At the heart of most large galaxies is a supermassive black hole 105 to 1010 times as massive as the sun.5 A black hole is a region of space that is so dense that its tremendous gravity captures everything that comes too close. Even light is unable to escape its gravity once it gets too close.
These monsters had a voracious appetite, consuming tremendous amounts of matter in the early universe. As the black hole eats, it is thought to create very dense regions where the infalling matter has been packed together very tightly. This somehow releases tremendous energy and light. These bright phenomena are known as quasars, the brightest objects in the visible universe. The brightest quasar in our sky would be as bright as the sun if it were 33 light years away, almost 2 million times as far away as the sun. This particular quasar is therefore about 2 trillion times as bright as the sun or 100 times as bright as the average galaxy!
Of the 100,000 known quasars, the nearest to us is 780 million light years away. Most of them are much farther. Quasars were therefore more common in the early universe. Once they run out of matter to consume, quasars turn off. It seems that the age of quasars is over.
Parts of these galaxies were denser than others, so the process of collapse repeated itself yet again at smaller scales. Clouds of gas inside galaxies began to collapse in on themselves and spin just like their parent galaxies had. These spinning clouds of gas were the beginnings of the first stars. As they collapsed, they generated even more heat, enough to strip the electrons from the nuclei of atoms. These proto-stars eventually got dense and hot enough that the bare atomic nuclei began to fuse together to form heavier elements when they collided. When nuclei fuse together, some of their mass is lost and is converted directly into energy and light. Nuclear fusion is what lights the stars.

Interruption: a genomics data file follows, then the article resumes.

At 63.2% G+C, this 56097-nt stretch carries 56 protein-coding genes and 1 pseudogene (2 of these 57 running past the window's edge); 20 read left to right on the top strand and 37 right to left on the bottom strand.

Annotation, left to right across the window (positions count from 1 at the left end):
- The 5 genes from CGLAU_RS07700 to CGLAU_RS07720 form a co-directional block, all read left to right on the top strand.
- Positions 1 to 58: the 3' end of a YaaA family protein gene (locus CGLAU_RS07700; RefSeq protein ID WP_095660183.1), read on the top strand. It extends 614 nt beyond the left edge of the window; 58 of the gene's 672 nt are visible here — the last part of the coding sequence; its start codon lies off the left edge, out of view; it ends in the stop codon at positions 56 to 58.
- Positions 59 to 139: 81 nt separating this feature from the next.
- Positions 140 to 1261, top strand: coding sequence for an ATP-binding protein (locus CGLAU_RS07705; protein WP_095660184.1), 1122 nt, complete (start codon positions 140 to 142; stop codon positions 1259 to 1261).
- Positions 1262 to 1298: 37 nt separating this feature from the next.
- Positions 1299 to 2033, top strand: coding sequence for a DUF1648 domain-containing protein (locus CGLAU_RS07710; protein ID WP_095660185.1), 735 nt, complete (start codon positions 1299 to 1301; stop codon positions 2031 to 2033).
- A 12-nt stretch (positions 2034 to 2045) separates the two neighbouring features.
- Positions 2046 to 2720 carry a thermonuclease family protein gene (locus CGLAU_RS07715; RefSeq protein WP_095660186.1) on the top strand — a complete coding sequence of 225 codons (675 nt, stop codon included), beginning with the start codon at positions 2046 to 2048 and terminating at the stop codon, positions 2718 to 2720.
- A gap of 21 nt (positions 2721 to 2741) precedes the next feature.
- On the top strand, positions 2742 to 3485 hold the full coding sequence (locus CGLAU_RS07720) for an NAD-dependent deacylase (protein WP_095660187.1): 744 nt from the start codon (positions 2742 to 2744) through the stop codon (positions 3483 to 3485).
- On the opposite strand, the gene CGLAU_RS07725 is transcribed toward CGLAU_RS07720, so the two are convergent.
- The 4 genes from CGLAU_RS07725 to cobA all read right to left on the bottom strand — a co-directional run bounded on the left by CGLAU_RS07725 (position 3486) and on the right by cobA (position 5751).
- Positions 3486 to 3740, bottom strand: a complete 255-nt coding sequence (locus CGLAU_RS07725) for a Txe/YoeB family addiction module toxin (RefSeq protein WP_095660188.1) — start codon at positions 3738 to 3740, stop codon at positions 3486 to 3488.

The stellar furnaces had been lit.
Nuclear fusion is also what finally stops the progress of gravitational collapse. Stellar radiation and heat exerts an outward pressure that balances against the inward pull of gravity. This dynamic equilibrium holds stars together and prevents them from collapsing altogether.
The radiation from newly formed stars began to heat up the gas between the stars. These gaseous atoms also lost their electrons and became ions again. The atoms were ions when they first formed, before they trapped electrons during Recombination. Today, almost all of the visible matter in the universe is ionized. For this reason, this period of reheating is known as Reionization, the time when the universe lit itself again and came out of the Dark Ages. On the Cosmic Calendar, this period began on January 5th and lasted until about today, the 27th (13,550–12,700 million years ago).
That is how the cosmos came to have the shape and light that we see.
As I began with a biblical passage, I must end with the Galaxy Song. How amazingly unlikely is our birth indeed!
We will continue our story at the end of August.
- Go stargazing. Although it is preferable to do this beyond the pollution of city lights, it isn’t necessary to have an awe inspiring moment contemplating the vastness of our universe.